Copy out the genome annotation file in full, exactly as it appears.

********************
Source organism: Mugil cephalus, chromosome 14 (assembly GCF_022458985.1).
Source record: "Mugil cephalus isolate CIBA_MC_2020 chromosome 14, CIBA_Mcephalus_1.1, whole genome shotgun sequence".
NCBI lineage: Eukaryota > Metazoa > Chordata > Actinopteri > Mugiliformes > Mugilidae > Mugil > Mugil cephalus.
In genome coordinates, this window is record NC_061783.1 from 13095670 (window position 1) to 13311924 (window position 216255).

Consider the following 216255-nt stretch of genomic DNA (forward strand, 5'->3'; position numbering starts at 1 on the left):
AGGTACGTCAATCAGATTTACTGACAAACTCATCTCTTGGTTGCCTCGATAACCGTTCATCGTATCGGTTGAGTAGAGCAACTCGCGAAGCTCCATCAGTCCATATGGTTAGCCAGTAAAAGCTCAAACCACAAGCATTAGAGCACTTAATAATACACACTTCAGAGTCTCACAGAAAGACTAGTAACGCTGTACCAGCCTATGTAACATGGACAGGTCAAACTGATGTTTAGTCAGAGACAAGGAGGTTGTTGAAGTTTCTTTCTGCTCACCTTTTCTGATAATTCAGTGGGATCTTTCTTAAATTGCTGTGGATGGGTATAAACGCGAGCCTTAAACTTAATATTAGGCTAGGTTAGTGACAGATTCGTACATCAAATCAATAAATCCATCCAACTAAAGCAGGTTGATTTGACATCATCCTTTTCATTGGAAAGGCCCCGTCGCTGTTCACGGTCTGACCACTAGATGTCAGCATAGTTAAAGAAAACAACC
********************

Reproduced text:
Source organism: Mugil cephalus, chromosome 14 (assembly GCF_022458985.1).
Source record: "Mugil cephalus isolate CIBA_MC_2020 chromosome 14, CIBA_Mcephalus_1.1, whole genome shotgun sequence".
NCBI lineage: Eukaryota > Metazoa > Chordata > Actinopteri > Mugiliformes > Mugilidae > Mugil > Mugil cephalus.
In genome coordinates, this window is record NC_061783.1 from 13095670 (window position 1) to 13311924 (window position 216255).

Consider the following 216255-nt stretch of genomic DNA (forward strand, 5'->3'; position numbering starts at 1 on the left):
AGGTACGTCAATCAGATTTACTGACAAACTCATCTCTTGGTTGCCTCGATAACCGTTCATCGTATCGGTTGAGTAGAGCAACTCGCGAAGCTCCATCAGTCCATATGGTTAGCCAGTAAAAGCTCAAACCACAAGCATTAGAGCACTTAATAATACACACTTCAGAGTCTCACAGAAAGACTAGTAACGCTGTACCAGCCTATGTAACATGGACAGGTCAAACTGATGTTTAGTCAGAGACAAGGAGGTTGTTGAAGTTTCTTTCTGCTCACCTTTTCTGATAATTCAGTGGGATCTTTCTTAAATTGCTGTGGATGGGTATAAACGCGAGCCTTAAACTTAATATTAGGCTAGGTTAGTGACAGATTCGTACATCAAATCAATAAATCCATCCAACTAAAGCAGGTTGATTTGACATCATCCTTTTCATTGGAAAGGCCCCGTCGCTGTTCACGGTCTGACCACTAGATGTCAGCATAGTTAAAGAAAACAACC